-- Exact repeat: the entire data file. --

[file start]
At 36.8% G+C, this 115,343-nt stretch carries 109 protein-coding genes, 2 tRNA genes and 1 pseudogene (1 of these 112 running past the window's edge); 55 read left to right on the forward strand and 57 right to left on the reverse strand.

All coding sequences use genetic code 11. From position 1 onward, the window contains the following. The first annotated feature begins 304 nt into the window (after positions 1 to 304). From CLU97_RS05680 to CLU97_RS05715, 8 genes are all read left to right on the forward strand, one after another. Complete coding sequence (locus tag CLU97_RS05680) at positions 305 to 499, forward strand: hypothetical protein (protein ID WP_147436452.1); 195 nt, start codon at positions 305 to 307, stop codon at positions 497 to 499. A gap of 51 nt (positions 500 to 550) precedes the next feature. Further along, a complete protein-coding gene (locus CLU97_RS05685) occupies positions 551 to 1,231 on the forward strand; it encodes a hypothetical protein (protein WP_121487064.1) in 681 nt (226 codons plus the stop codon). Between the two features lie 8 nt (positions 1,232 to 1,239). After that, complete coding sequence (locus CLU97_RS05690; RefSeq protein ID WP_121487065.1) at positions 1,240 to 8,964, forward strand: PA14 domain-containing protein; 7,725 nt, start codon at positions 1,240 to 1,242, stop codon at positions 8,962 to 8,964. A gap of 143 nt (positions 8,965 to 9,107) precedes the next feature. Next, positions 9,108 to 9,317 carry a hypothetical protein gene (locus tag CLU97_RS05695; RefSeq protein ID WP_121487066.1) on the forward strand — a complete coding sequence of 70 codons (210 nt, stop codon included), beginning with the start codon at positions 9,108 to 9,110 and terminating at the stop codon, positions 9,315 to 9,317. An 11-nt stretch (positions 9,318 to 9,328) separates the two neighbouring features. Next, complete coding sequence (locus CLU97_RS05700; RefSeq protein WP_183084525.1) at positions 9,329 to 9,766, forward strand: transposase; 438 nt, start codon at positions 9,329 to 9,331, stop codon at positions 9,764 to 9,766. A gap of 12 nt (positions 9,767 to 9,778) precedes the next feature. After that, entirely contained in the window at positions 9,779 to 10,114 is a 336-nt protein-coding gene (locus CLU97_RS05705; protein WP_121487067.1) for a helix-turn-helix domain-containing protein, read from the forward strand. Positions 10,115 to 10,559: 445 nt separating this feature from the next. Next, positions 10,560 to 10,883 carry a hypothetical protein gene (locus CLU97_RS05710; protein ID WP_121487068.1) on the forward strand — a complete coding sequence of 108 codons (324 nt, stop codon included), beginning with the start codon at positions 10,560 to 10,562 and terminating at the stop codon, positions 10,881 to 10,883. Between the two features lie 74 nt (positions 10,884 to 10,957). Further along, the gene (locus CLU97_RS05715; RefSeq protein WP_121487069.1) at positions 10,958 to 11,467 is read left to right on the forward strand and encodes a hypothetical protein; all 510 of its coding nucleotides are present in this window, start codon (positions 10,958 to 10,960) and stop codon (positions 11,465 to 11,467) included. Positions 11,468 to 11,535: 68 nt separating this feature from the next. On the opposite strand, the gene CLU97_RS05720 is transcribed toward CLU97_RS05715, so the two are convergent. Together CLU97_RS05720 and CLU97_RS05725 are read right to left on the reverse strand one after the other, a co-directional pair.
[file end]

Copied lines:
At 36.8% G+C, this 115,343-nt stretch carries 109 protein-coding genes, 2 tRNA genes and 1 pseudogene (1 of these 112 running past the window's edge); 55 read left to right on the forward strand and 57 right to left on the reverse strand.

All coding sequences use genetic code 11. From position 1 onward, the window contains the following. The first annotated feature begins 304 nt into the window (after positions 1 to 304). From CLU97_RS05680 to CLU97_RS05715, 8 genes are all read left to right on the forward strand, one after another. Complete coding sequence (locus tag CLU97_RS05680) at positions 305 to 499, forward strand: hypothetical protein (protein ID WP_147436452.1); 195 nt, start codon at positions 305 to 307, stop codon at positions 497 to 499. A gap of 51 nt (positions 500 to 550) precedes the next feature. Further along, a complete protein-coding gene (locus CLU97_RS05685) occupies positions 551 to 1,231 on the forward strand; it encodes a hypothetical protein (protein WP_121487064.1) in 681 nt (226 codons plus the stop codon). Between the two features lie 8 nt (positions 1,232 to 1,239). After that, complete coding sequence (locus CLU97_RS05690; RefSeq protein ID WP_121487065.1) at positions 1,240 to 8,964, forward strand: PA14 domain-containing protein; 7,725 nt, start codon at positions 1,240 to 1,242, stop codon at positions 8,962 to 8,964. A gap of 143 nt (positions 8,965 to 9,107) precedes the next feature. Next, positions 9,108 to 9,317 carry a hypothetical protein gene (locus tag CLU97_RS05695; RefSeq protein ID WP_121487066.1) on the forward strand — a complete coding sequence of 70 codons (210 nt, stop codon included), beginning with the start codon at positions 9,108 to 9,110 and terminating at the stop codon, positions 9,315 to 9,317. An 11-nt stretch (positions 9,318 to 9,328) separates the two neighbouring features. Next, complete coding sequence (locus CLU97_RS05700; RefSeq protein WP_183084525.1) at positions 9,329 to 9,766, forward strand: transposase; 438 nt, start codon at positions 9,329 to 9,331, stop codon at positions 9,764 to 9,766. A gap of 12 nt (positions 9,767 to 9,778) precedes the next feature. After that, entirely contained in the window at positions 9,779 to 10,114 is a 336-nt protein-coding gene (locus CLU97_RS05705; protein WP_121487067.1) for a helix-turn-helix domain-containing protein, read from the forward strand. Positions 10,115 to 10,559: 445 nt separating this feature from the next. Next, positions 10,560 to 10,883 carry a hypothetical protein gene (locus CLU97_RS05710; protein ID WP_121487068.1) on the forward strand — a complete coding sequence of 108 codons (324 nt, stop codon included), beginning with the start codon at positions 10,560 to 10,562 and terminating at the stop codon, positions 10,881 to 10,883. Between the two features lie 74 nt (positions 10,884 to 10,957). Further along, the gene (locus CLU97_RS05715; RefSeq protein WP_121487069.1) at positions 10,958 to 11,467 is read left to right on the forward strand and encodes a hypothetical protein; all 510 of its coding nucleotides are present in this window, start codon (positions 10,958 to 10,960) and stop codon (positions 11,465 to 11,467) included. Positions 11,468 to 11,535: 68 nt separating this feature from the next. On the opposite strand, the gene CLU97_RS05720 is transcribed toward CLU97_RS05715, so the two are convergent. Together CLU97_RS05720 and CLU97_RS05725 are read right to left on the reverse strand one after the other, a co-directional pair.